Knowing this, how could any being in the Good Place actually be happy knowing the injustices taking place in the Bad Place and the abject unfairness of it all? Based on some of Michael’s offhanded comments, by simply not selecting individuals who are capable of or inclined towards thinking in such a fashion. After all, he says multiple times that there are no philosophers in the Good Place. At first this may seem like a simple one-off joke but thank about it; who are going to be the people that complain about paradise on account of injustice? The people who are constantly thinking about things like justice, or ethics, or the Good. You then run the risk of them spreading their ideas to the rest of the neighborhood and before you know it you have a full scale liberation effort going on assisted by Good Janet and her ability to do pretty much whatever. Better to just stick them in the Bad Place where they can’t cause any trouble. There are no philosophers in the Good Place simply because there cannot be any philosophers in the Good Place. They are threat to the order that these supernatural beings have arranged for themselves. A philosopher could be number one when they died but that fella has to be 86ed lest they prove to be a threat.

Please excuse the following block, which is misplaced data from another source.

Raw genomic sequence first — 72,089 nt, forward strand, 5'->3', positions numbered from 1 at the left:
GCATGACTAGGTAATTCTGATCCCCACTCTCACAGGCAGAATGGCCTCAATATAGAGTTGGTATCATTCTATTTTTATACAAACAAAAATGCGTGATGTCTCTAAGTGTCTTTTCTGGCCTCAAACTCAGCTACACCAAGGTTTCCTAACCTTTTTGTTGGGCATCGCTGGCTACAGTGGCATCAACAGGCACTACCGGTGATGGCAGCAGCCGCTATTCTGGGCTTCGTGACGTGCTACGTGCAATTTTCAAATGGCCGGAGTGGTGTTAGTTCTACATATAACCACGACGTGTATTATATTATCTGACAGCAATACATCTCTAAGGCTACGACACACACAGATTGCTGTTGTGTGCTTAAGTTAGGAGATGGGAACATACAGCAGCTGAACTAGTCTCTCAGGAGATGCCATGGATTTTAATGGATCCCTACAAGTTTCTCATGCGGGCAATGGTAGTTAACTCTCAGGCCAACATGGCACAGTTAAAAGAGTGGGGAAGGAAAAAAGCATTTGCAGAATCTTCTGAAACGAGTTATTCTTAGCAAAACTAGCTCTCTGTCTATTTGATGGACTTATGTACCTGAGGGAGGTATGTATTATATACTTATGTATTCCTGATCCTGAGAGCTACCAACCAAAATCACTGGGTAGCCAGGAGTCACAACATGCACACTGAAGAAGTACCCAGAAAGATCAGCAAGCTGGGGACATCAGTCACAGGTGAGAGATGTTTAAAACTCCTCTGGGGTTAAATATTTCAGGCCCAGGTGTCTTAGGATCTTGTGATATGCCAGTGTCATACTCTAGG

Here is the thing though, I think Schur and his team of writers are fully cognizant of the stuff I’ve discussed here. If not oh well. “The Good Place” is a perfect example of the inherent injustice in absolutist visions of the afterlife. A lot of religions common in the West espouse theological stances in which only adherents of that religion even have a shot at making it to eternal bliss (don’t not all Christians me, I know about the growing influence that St. Origen is having on Mainline Progressives). “The Good Place” turns this on its head by stripping religion out of it completely and having this points based ranking system, which is inherently unjust. Through this it serves as a critique of such absolutist theological stances and will hopefully open people up to more nuanced, compassionate, and inclusive visions of both this life and the next.
All this being said, I’m eager to see where the series goes. It is my favorite show on television right now.